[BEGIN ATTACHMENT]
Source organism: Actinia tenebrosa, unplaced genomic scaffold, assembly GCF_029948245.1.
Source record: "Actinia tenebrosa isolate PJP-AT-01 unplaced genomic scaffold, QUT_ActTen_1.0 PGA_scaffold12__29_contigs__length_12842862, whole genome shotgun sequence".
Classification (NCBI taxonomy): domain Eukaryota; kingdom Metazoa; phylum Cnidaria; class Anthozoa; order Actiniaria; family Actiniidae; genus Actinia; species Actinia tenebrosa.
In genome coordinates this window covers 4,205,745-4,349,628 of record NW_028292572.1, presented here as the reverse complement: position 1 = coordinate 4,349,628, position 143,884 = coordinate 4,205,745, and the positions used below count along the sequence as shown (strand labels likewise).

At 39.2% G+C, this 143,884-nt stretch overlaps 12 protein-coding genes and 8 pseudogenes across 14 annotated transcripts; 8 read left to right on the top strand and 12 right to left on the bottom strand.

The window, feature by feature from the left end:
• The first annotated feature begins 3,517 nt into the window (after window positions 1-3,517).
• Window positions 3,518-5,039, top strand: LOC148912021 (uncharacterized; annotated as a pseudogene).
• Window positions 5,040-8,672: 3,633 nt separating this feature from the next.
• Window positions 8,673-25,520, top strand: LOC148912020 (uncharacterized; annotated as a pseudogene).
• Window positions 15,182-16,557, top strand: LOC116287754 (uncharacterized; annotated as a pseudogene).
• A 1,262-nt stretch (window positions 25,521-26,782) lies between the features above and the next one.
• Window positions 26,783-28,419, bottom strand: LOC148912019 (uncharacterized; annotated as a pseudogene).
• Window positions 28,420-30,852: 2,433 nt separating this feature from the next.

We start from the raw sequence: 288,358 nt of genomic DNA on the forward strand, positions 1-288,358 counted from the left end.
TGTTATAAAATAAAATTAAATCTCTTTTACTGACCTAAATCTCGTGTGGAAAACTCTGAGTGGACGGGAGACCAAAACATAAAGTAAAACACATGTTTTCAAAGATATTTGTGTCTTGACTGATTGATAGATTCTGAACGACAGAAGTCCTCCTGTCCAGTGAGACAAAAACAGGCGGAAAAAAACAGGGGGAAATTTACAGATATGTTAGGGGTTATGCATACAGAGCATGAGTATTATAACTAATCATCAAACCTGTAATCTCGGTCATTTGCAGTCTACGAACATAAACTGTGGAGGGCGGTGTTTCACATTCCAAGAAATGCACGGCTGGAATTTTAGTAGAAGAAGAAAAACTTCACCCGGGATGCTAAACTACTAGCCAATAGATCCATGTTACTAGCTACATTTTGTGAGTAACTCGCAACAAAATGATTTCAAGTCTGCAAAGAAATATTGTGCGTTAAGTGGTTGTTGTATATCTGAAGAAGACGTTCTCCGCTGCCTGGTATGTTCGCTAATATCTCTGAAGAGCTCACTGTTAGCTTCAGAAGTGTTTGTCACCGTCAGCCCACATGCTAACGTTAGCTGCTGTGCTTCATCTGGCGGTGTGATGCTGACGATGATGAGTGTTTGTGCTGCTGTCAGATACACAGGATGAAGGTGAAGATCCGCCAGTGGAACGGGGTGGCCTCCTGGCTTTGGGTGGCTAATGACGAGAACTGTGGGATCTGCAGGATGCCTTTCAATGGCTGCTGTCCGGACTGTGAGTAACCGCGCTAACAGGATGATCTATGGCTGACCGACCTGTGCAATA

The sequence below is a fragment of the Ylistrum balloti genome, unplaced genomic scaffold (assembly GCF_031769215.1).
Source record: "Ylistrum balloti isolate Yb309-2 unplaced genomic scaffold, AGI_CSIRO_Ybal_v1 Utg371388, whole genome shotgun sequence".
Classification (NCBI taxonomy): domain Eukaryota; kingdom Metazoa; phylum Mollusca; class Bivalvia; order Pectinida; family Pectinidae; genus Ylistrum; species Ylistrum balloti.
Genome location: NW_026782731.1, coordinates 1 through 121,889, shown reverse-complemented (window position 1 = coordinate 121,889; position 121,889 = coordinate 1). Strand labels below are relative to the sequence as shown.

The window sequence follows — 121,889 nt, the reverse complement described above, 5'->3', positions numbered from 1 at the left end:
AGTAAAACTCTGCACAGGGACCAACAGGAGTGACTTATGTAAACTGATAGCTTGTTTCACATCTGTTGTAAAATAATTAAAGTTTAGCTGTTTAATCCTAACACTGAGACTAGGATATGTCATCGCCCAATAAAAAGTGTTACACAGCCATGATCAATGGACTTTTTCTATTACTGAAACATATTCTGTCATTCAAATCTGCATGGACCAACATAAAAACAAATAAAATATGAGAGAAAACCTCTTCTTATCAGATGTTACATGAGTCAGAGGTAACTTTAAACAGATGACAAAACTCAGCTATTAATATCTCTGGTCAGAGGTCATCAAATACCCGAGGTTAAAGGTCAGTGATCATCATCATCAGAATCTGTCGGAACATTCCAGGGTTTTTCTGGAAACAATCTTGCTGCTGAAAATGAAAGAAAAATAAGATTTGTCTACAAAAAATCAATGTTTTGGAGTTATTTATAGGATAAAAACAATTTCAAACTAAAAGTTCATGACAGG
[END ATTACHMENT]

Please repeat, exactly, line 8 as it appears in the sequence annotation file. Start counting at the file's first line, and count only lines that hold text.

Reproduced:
• Window positions 3,518-5,039, top strand: LOC148912021 (uncharacterized; annotated as a pseudogene).